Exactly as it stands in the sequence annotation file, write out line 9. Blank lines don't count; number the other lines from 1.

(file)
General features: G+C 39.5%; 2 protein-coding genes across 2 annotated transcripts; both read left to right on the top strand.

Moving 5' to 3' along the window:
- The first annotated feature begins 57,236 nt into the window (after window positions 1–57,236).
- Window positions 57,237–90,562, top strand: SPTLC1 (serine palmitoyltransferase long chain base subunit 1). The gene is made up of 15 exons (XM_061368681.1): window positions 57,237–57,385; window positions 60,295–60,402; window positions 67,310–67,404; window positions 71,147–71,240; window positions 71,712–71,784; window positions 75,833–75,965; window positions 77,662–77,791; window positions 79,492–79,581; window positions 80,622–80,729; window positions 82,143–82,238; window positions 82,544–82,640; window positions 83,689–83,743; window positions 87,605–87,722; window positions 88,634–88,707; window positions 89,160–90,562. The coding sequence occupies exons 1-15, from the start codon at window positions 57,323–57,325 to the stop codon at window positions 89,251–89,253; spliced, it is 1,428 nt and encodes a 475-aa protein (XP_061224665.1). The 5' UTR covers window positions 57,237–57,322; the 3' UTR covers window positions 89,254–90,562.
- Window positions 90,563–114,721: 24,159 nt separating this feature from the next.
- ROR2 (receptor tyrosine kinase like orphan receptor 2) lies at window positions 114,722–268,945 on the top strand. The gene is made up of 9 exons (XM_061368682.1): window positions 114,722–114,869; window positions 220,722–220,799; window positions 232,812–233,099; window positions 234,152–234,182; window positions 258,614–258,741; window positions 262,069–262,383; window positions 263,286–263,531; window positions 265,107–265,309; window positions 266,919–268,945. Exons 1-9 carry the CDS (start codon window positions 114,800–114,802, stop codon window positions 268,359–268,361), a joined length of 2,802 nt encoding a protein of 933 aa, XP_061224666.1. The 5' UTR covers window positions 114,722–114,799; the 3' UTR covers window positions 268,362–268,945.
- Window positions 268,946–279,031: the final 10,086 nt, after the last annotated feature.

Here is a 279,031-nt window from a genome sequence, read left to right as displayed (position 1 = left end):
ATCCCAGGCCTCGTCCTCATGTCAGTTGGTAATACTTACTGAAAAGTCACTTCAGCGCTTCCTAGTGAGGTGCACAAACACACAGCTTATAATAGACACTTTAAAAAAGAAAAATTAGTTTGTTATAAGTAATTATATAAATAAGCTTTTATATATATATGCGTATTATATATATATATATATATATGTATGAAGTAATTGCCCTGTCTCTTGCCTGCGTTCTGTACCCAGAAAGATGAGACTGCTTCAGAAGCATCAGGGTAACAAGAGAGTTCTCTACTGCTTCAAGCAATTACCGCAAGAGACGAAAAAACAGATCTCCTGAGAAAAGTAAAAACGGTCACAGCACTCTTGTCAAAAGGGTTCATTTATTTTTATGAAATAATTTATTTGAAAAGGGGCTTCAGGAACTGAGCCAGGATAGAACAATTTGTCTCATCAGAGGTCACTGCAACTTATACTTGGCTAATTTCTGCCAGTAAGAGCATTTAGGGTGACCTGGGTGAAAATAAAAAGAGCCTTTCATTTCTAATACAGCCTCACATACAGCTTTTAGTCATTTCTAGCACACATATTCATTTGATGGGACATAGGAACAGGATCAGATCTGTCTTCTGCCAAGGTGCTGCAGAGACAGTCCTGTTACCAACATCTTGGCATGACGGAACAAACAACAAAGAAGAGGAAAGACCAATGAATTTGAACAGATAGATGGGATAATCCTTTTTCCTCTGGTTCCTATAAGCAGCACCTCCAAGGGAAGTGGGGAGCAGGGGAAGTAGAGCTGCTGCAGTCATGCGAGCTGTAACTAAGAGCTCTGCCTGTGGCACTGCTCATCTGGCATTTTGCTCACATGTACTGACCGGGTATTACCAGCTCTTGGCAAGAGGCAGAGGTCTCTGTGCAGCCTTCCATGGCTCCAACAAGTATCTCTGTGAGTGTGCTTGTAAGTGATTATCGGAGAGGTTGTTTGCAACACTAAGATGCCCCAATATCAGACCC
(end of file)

ATCCCAGGCCTCGTCCTCATGTCAGTTGGTAATACTTACTGAAAAGTCACTTCAGCGCTTCCTAGTGAGGTGCACAAACACACAGCTTATAATAGACACTTTAAAAAAGAAAAATTAGTTTGTTATAAGTAATTATATAAATAAGCTTTTATATATATATGCGTATTATATATATATATATATATATGTATGAAGTAATTGCCCTGTCTCTTGCCTGCGTTCTGTACCCAGAAAGATGAGACTGCTTCAGAAGCATCAGGGTAACAAGAGAGTTCTCTACTGCTTCAAGCAATTACCGCAAGAGACGAAAAAACAGATCTCCTGAGAAAAGTAAAAACGGTCACAGCACTCTTGTCAAAAGGGTTCATTTATTTTTATGAAATAATTTATTTGAAAAGGGGCTTCAGGAACTGAGCCAGGATAGAACAATTTGTCTCATCAGAGGTCACTGCAACTTATACTTGGCTAATTTCTGCCAGTAAGAGCATTTAGGGTGACCTGGGTGAAAATAAAAAGAGCCTTTCATTTCTAATACAGCCTCACATACAGCTTTTAGTCATTTCTAGCACACATATTCATTTGATGGGACATAGGAACAGGATCAGATCTGTCTTCTGCCAAGGTGCTGCAGAGACAGTCCTGTTACCAACATCTTGGCATGACGGAACAAACAACAAAGAAGAGGAAAGACCAATGAATTTGAACAGATAGATGGGATAATCCTTTTTCCTCTGGTTCCTATAAGCAGCACCTCCAAGGGAAGTGGGGAGCAGGGGAAGTAGAGCTGCTGCAGTCATGCGAGCTGTAACTAAGAGCTCTGCCTGTGGCACTGCTCATCTGGCATTTTGCTCACATGTACTGACCGGGTATTACCAGCTCTTGGCAAGAGGCAGAGGTCTCTGTGCAGCCTTCCATGGCTCCAACAAGTATCTCTGTGAGTGTGCTTGTAAGTGATTATCGGAGAGGTTGTTTGCAACACTAAGATGCCCCAATATCAGACCC